1910s

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Model T FordR.M.S. TitanicWorld War ISpanish fluWestern Front (World War I)Eastern Front (World War I)October RevolutionBattle of the Somme1910s
From left, clockwise: The Model T Ford is introduced and becomes widespread; The sinking of the RMS Titanic causes the deaths of nearly 1,500 people and attracts global and historical attention; Title bar: All the events below are part of World War I (1914–1918); French Army lookout at his observation post in 1917; Russian troops awaiting a German attack; A ration party of the Royal Irish Rifles in a communication trench during the Battle of the Somme; Vladimir Lenin addresses a crowd in the midst of the October Revolution of 1917; A flu pandemic in 1918 kills tens of millions worldwide.
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The 1910s (pronounced "nineteen-tens", also abbreviated as the "teens") was a decade of the Gregorian calendar that began on January 1, 1910, and ended on December 31, 1919. The 1910s represented the culmination of European militarism which had its beginnings during the second half of the 19th century. The conservative lifestyles during the first half of the decade, as well as the legacy of military alliances, was forever changed by the assassination, on June 28, 1914, of Archduke Franz Ferdinand, the heir presumptive to the Austro-Hungarian throne. The murder triggered a chain of events in which, within 33 days, World War I broke out in Europe on August 1, 1914. The conflict dragged on until a truce was declared on November 11, 1918, leading to the controversial, one-sided Treaty of Versailles, which was signed on June 28, 1919.

A decade is a period of 10 years. The word is derived from the Ancient Greek: δεκάς, romanized: dekas, which means a group of ten. Other words for spans of years also come from Latin: biennium, triennium, quadrennium, lustrum, century, millennium.

The Gregorian calendar is the calendar used in most of the world. It is named after Pope Gregory XIII, who introduced it in October 1582.

Europe Continent in the Northern Hemisphere and mostly in the Eastern Hemisphere

Europe is a continent located entirely in the Northern Hemisphere and mostly in the Eastern Hemisphere. It is bordered by the Arctic Ocean to the north, the Atlantic Ocean to the west, Asia to the east, and the Mediterranean Sea to the south. It comprises the westernmost part of Eurasia.

Contents

The war's end triggered the abdication of various monarchies and the collapse of five of the last modern empires of Russia, Germany, China, Ottoman Turkey and Austria-Hungary, with the latter splintered into Austria, Hungary, southern Poland (who acquired most of their land in a war with Soviet Russia), Czechoslovakia and Yugoslavia, as well as the unification of Romania with Transylvania and Moldavia. However, each of these states (with the possible exception of Yugoslavia) had large German and Hungarian minorities, creating some unexpected problems that would be brought to light in the next two decades. (See Dissolution of Austro-Hungarian Empire: Successor States for better description of composition of names of successor countries/states following the splinter.)

Abdication voluntary or forced renunciation of sovereign power

Abdication is the act of formally relinquishing monarchical authority. Abdications have played various roles in the succession procedures of monarchies. While some cultures have viewed abdication as an extreme abandonment of duty, in other societies, abdication was a regular event, and helped maintain stability during political succession.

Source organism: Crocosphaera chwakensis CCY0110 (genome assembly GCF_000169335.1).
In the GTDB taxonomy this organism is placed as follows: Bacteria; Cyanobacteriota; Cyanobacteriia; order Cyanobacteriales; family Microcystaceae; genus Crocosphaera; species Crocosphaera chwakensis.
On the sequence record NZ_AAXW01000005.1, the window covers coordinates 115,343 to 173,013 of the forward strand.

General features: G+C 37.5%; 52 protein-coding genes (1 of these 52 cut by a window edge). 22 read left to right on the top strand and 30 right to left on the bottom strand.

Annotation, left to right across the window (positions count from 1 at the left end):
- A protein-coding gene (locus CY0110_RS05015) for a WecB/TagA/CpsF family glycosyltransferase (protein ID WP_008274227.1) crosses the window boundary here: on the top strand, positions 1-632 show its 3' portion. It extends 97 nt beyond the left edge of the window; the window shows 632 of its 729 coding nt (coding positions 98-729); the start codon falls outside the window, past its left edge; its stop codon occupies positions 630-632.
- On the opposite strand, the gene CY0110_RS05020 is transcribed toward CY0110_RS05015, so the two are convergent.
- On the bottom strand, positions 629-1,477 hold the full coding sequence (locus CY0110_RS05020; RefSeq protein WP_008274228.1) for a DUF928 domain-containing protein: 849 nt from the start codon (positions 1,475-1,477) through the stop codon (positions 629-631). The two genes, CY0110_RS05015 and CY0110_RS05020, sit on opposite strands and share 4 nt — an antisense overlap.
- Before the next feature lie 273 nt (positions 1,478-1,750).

Monarchy system of government where the head of state position is inherited within family

A monarchy is a form of government in which a legal person, the monarch, holds sovereign authority until death or abdication. The governing power of the monarch may vary from purely symbolic, to partial and restricted, to fully autocratic.

Russian Empire former country, 1721–1917

The Russian Empire was an empire that extended across Eurasia and North America from 1721, following the end of the Great Northern War, until the Republic was proclaimed by the Provisional Government that took power after the February Revolution of 1917.

The decade was also a period of revolution in a number of countries. The Portuguese 5 October 1910 revolution, which ended the 8 century long monarchy, spearheaded the trend, followed by the Mexican Revolution in November 1910, which led to the ousting of dictator Porfirio Diaz, developing into a violent civil war that dragged on until mid-1920, not long after a new Mexican Constitution was signed and ratified. The Russian Empire also had a similar fate, since its participation on World War I led it to a social, political and economical collapse which made the tsarist autocracy unsustainable and, as a following of the events of 1905, culminated in the Russian Revolution and the establishment of the Russian Soviet Federative Socialist Republic, under the direction of the Bolshevik Party later renamed as Communist Party of the Soviet Union. The Russian Revolution of 1917, known as the October Revolution, was followed by the Russian Civil War, which dragged on until approximately late 1922.

5 October 1910 revolution October 1910 coup détat in Portugal; monarchy overthrown, republic established

The 5 October 1910 revolution was the overthrow of the centuries-old Portuguese Monarchy and its replacement by the Portuguese First Republic. It was the result of a coup d'état organized by the Portuguese Republican Party.

Mexican Revolution major nationwide armed struggle in Mexico between 1910 and 1920

The Mexican Revolution, also known as the Mexican Civil War, was a major armed struggle, lasting roughly from 1910 to 1920, that transformed Mexican culture and government. Although recent research has focused on local and regional aspects of the Revolution, it was a genuinely national revolution. Its outbreak in 1910 resulted from the failure of the 31-year-long regime of Porfirio Díaz to find a managed solution to the presidential succession. This meant there was a political crisis among competing elites and the opportunity for agrarian insurrection. Wealthy landowner Francisco I. Madero challenged Díaz in the 1910 presidential election, and following the rigged results, revolted under the Plan of San Luis Potosí. Armed conflict ousted Díaz from power; a new election was held in 1911, bringing Madero to the presidency.

Dictator An absolutist or autocratic ruler who assumes sole power over the state

A dictator is a political leader who possesses absolute power. A state which is ruled by a dictator is called a dictatorship. The word originated as the title of a magistrate in the Roman Republic appointed by the Senate to rule the republic in times of emergency.

Much of the music in these years was ballroom-themed. Many of the fashionable restaurants were equipped with dance floors. Prohibition in the United States began January 16, 1919, with the ratification of the Eighteenth Amendment to the U.S. Constitution.